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Has Hezbollah lost Lebanese elections?

© www.nb-info.ruHas Hezbollah lost Lebanese elections?
Has Hezbollah lost Lebanese elections? - Sputnik International
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Many international observers who covered the June 7 parliamentary elections in Lebanon have sighed with relief: The March 8 coalition led by Hezbollah, which is backed by Syria and Iran, again lost to the governing March 14 Alliance, led by Saad Hariri, a Sunni politician and the son of the murdered Prime Minister Rafiq Hariri.

MOSCOW. (Maria Appakova for RIA Novosti) - Many international observers who covered the June 7 parliamentary elections in Lebanon have sighed with relief: The March 8 coalition led by Hezbollah, which is backed by Syria and Iran, again lost to the governing March 14 Alliance, led by Saad Hariri, a Sunni politician and the son of the murdered Prime Minister Rafiq Hariri.

The pro-Western alliance won 71 seats in the 128-seat parliament.

However, the opposition cannot be said to have lost the elections, since all of the 11 candidates nominated by Hezbollah have won their seats. Although its allies have deserted it, Hezbollah has managed to save face and keep its supporters.

Elections in Lebanon are always a major geopolitical battle for regional stability fought by the United States and France jointly with Saudi Arabia against Iran. Regional stability is a very high stake, and so some international players, primarily the United States, lost their nerve ahead of the elections, even though they pledged to respect the principle of non-interference in the internal affairs of sovereign countries. They feared victory of the Hezbollah-led coalition, or a tie.

U.S. Vice President Joe Biden, who visited Beirut two weeks before the elections, warned that Washington would reconsider its assistance to the country if its next government strayed from certain "fundamental principles."

The United States "will evaluate the shape of its assistance programs based on the composition of the new government and the policies it advocates," Biden said.

The United States considers Hezbollah to be a terrorist organization.

The Lebanese did not want their country to suffer the fate of the Gaza Strip, which was placed in international isolation after Hamas, a radical Palestinian Islamic organization, won the elections there. This would have been a catastrophe for Lebanon, whose budget heavily depends on tourism and agency deals. The country wants the promised donor aid, not an international blockade.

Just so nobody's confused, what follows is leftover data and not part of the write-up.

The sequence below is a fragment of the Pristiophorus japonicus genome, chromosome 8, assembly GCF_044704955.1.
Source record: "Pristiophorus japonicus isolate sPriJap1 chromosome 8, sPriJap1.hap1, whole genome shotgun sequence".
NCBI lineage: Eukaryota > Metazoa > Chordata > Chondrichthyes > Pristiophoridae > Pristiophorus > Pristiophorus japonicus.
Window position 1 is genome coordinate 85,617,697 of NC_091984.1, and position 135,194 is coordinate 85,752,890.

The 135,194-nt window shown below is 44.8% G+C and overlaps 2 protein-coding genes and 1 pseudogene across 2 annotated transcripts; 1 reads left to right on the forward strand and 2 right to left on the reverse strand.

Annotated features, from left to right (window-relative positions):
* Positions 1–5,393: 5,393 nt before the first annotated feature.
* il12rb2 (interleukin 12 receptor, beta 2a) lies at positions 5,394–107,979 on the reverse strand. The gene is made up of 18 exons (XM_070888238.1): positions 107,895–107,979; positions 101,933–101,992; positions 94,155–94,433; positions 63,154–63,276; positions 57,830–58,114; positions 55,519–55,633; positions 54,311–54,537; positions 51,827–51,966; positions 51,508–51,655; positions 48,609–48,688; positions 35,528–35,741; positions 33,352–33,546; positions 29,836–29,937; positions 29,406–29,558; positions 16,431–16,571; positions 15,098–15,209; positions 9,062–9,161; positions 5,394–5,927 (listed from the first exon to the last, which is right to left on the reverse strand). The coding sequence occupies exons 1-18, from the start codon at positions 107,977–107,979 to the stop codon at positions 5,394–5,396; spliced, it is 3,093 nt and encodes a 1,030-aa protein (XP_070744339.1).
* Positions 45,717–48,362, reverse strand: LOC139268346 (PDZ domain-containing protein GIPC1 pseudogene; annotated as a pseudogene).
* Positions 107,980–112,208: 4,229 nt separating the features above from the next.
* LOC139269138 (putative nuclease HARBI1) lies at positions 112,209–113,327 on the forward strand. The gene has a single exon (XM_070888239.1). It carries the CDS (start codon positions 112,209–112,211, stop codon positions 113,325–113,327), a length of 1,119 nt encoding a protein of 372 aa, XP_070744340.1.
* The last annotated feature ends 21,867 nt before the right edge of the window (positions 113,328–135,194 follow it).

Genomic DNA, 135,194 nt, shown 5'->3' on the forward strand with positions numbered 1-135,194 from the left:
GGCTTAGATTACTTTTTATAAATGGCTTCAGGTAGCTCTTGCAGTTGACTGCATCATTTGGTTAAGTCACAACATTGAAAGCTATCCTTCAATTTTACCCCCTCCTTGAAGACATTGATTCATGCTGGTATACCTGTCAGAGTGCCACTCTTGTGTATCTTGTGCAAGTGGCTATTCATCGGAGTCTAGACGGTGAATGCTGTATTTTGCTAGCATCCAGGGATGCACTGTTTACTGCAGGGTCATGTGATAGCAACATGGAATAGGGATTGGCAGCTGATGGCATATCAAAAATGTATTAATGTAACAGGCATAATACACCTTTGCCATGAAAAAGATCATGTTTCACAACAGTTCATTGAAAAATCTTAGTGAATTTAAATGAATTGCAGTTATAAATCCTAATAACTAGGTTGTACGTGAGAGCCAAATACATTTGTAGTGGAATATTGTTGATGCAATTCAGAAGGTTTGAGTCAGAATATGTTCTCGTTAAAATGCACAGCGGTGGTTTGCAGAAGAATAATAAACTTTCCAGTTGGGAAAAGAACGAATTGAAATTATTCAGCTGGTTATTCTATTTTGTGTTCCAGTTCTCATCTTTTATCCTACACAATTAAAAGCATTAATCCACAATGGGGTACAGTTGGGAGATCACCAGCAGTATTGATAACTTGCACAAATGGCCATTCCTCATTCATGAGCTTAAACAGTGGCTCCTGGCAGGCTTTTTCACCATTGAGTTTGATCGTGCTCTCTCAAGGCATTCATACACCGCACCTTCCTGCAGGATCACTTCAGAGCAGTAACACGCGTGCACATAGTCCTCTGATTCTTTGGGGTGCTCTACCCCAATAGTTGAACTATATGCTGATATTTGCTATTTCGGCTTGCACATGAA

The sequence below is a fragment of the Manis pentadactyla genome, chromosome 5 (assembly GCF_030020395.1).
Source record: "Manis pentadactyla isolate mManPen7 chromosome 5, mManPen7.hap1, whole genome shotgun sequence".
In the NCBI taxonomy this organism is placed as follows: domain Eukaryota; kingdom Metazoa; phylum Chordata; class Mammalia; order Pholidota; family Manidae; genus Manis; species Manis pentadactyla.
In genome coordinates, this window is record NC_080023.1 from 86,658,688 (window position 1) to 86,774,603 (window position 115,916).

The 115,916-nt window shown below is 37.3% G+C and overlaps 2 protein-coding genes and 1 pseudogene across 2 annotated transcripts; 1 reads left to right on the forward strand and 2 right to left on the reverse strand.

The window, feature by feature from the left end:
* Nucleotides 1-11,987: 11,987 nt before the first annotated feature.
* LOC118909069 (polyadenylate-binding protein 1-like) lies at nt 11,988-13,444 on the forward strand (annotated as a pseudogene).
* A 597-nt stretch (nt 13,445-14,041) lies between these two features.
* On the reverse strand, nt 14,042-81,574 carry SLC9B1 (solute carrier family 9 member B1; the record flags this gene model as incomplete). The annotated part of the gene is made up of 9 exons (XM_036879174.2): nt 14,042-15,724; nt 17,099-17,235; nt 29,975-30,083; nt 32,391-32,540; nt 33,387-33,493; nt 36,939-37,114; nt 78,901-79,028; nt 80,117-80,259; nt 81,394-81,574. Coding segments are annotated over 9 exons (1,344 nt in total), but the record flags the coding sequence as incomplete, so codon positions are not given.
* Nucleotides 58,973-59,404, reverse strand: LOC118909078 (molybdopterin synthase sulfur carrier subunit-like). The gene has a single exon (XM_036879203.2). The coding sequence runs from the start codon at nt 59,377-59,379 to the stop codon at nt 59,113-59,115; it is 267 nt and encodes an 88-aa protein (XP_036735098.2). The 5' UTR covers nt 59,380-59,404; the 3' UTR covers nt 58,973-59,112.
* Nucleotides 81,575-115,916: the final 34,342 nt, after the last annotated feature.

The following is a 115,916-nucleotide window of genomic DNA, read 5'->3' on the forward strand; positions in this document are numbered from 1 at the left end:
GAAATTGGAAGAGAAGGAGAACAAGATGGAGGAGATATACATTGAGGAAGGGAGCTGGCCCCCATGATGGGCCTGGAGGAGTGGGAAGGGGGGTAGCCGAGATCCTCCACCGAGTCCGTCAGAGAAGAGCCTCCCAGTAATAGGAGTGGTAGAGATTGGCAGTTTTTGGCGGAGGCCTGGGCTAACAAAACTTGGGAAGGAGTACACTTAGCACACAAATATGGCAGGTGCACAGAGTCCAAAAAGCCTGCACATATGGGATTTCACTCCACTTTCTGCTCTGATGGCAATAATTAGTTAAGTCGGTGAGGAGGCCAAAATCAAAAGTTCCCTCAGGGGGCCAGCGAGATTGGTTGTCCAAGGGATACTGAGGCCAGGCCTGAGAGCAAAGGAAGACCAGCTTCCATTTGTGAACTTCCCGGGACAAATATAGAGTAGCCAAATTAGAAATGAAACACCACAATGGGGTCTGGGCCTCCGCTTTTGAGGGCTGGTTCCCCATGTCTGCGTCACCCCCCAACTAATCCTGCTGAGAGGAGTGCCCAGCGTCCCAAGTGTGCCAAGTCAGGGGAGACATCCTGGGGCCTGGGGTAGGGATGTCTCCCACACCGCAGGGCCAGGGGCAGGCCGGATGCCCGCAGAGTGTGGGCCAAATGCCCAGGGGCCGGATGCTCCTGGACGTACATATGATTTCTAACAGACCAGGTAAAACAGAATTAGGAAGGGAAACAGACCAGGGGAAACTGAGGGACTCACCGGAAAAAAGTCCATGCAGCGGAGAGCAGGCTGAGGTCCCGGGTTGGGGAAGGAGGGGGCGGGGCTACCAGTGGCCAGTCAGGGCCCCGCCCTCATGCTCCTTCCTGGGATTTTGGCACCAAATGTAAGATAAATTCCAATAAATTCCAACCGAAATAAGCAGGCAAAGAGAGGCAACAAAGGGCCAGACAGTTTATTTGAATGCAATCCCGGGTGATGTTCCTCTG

However, it would be wrong to say that the Lebanese choice was determined by external opinion. Lebanon is one of the most politically aware countries in the Middle East. Very few Lebanese did not know how they would vote, and no foreign influence could have influenced their choice.

The rivals fought for the part of the electorate that has been disappointed with the policy of the governing March 14 alliance and instability, but still did not trust Hezbollah. The March 14 alliance only needed them to come to the polling stations and cast their ballots - and they did, as proved by the turnout polls. According to them, over 54% of the 3.2-million electorate took part in the elections, which is nearly 10% more than during the 2005 elections.

The March 14 alliance has won these elections, but Hezbollah candidates still hold enough seats in parliament to make the movement's voice heard.

"What matters to us now is that Lebanon turns a new page, one based on partnership, cooperation and understanding," said Hasan Fadlallah of Hezbollah.

Hezbollah believes that "Lebanon's specificity is in its diversity and there is no majority or minority. No party can claim to have won the majority among all communities," Fadlallah told AFP.

The victory of the March 14 alliance will simplify life for the West, which will not have to turn its back on Lebanon, and even for the defeated March 8 coalition, which has not refused to play ball with its political opponents.

We can assume that the March 14 alliance would have been a fierce opponent in a similar situation, thereby precluding even the smallest chance of political conciliation.

But Lebanon remains a split country despite the encouraging results of the elections, and everyone should tread carefully in the difficult political situation there. This warning concerns above all the external forces that are watching developments in Lebanon, because they are responsible for encouraging Lebanese politicians to carry on dialogue, and not to build barricades.

The results of the June 7 elections will ease the country's path to conciliation and compromise only if the West led by the United States does not encourage the winners to believe in their invulnerability and specialness.

Winners must also have a great measure of wisdom.

The opinions expressed in this article are the author's and do not necessarily represent those of RIA Novosti.

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